Travel to burma – 9 days
This trip to Burma was designed for those people who have less time available but that are still interested in a conscious journey and getting in touch with locals. The tour of Burma (or Myanmar) lasts 9 days and it shows the most important tourist attractions and it will take you to the less noted villages to show you the rural reality and the most interesting community projects of Burma. The trip to Burma starts from Mandalay, the cultural capital of the country which stands on a hill and it is home of the Shwenandaw monastery and of the Kuthodaw pagoda. Near Mandalay you’ll visit the ancient capitals of Amarapura, Sagaing and Ava. You’ll then move to Pakokku and its famous textile market before reaching the rural village of Shar Pin Kaing for a cultural exchange with the local farmers and to taste traditional local dishes. With a small cruise along the Irrawaddy river you’ll reach Bagan, to admire at sunset the valley full of pagodas and maybe one of the most beautiful places of the entire Asia. The trip in Burma continues with Kyun Thiri village where you’ll visit the local monastery and you’ll experience a typical day of local populations, to which you could donate support for their children. You’ll continue the journey with a flight from Bagan to Heho where in the surronding area you could visit the famous Inle lake and the Intha population who have lived on stilts for centuries and live in symbiosis with the lake. The last days will be dedicated to Yangon city (ex capital of Birmania better known as Rangoon) that includes a city tour and a visit to the famous Shwedagon pagoda, whose towers overlook the city and it is the Burma’s most important religious buildings.
1° DAY: MANDALAY
Arrival and meeting with our operators at the terminal exit, transfer to the hotel and checkin. Mandalay was the last capital of Konbaung dynasty until its decline in 1885, when British arrived and it is considered the capital of the culture. All day will be dedicated to the visit of the relevant laces of the city, such as the Mahamuni pagoda, Shwenandaw monastery entirely carved in wood and the largest book in the world preserved in Kuthodaw pagoda. In the evening, you’ll enjoy a wonderful sunset from Mandalay’s hill.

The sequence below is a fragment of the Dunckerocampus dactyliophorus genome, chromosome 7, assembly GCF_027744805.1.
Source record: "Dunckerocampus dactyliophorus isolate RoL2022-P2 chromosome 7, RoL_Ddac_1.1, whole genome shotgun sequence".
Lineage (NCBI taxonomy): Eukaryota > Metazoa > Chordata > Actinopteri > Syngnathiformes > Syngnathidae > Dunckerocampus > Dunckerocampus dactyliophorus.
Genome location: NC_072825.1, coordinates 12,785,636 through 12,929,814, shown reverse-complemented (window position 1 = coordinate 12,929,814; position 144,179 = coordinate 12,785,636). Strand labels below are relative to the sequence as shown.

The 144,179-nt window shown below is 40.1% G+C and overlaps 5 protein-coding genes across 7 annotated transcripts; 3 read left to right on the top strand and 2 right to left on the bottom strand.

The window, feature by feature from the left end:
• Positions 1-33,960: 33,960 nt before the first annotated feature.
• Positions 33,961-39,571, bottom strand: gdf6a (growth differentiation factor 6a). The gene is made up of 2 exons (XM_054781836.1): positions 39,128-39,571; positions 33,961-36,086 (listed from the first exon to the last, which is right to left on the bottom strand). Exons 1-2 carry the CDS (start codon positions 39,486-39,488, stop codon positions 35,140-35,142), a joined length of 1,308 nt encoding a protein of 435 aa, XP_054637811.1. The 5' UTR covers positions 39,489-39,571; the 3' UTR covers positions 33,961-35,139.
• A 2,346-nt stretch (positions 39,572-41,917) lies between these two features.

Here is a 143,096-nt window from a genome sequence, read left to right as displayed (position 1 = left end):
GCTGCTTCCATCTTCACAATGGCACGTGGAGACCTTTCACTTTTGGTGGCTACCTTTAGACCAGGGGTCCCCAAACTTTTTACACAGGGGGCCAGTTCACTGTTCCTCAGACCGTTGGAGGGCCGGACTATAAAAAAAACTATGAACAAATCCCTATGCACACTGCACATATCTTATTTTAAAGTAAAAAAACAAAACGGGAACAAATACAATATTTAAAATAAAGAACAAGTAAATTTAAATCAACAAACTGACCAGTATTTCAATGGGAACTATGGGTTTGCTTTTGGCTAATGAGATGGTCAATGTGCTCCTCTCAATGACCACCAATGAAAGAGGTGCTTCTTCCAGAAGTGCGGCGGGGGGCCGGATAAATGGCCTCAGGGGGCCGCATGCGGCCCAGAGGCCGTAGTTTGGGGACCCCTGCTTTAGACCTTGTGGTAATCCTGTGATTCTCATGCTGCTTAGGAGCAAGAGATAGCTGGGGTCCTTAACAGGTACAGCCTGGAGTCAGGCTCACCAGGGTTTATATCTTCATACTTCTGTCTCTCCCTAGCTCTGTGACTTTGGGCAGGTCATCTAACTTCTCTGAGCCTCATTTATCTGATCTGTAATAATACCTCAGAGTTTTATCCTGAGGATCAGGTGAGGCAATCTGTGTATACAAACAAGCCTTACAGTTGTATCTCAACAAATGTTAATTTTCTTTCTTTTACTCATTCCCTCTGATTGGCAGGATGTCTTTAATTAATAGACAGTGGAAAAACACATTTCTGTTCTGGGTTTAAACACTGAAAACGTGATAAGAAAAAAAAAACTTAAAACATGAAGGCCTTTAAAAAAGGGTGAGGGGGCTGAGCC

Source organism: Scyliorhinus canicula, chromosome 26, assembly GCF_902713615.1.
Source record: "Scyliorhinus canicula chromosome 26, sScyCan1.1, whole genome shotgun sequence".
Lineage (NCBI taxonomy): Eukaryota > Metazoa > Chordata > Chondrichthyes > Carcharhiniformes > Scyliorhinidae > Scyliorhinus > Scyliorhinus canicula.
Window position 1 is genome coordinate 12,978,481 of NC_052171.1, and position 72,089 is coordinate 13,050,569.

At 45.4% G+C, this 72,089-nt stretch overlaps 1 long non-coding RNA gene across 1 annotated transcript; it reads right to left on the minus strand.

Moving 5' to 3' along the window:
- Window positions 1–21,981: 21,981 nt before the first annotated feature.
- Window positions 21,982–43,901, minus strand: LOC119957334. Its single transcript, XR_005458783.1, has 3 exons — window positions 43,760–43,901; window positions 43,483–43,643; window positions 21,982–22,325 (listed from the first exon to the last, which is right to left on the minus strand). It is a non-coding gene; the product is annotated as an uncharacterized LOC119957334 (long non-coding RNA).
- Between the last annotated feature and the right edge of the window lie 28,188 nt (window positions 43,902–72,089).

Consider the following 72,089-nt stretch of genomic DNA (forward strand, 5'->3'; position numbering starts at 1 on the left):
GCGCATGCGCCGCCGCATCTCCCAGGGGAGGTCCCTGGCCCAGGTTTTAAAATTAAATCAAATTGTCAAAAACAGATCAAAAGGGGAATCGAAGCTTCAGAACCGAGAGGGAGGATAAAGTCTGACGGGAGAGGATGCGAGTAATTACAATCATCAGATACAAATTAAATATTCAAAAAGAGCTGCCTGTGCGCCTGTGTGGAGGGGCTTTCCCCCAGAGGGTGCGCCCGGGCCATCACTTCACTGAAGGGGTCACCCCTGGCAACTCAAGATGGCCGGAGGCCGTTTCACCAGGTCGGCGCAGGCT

Overnight stay in Mandalay
2° DAY: AMARAPURA – AVA – SAGAING
Visit to the ancient capitals near Mandalay: first stop to the ancient royal city of Amarapura with Mahagandayon monastery, school for young monks, and the longest teak bridge in U Bein, an over 200 years old building. We’ll continue to Sagaing, capital of the Shan kingdom in the XIV century and, for a short period, capital under the Konbaung dynasty in the XVIII century. The city is located further downstream than Mandalay and its hill is dotted with stupas. Transfer to “Sitagu Meditation Center”, where you could live the experience of a traditional Burmese meditation session. Afterwards, visit to Inwa (before Ava) a city founded in 1364 and royal capital for more than 400 years. Notable attractions are the “Leaning Tower of Ava”, the Maha Aungmye Bonzan monastery and the Bagaya Kyaung teak wood monastery.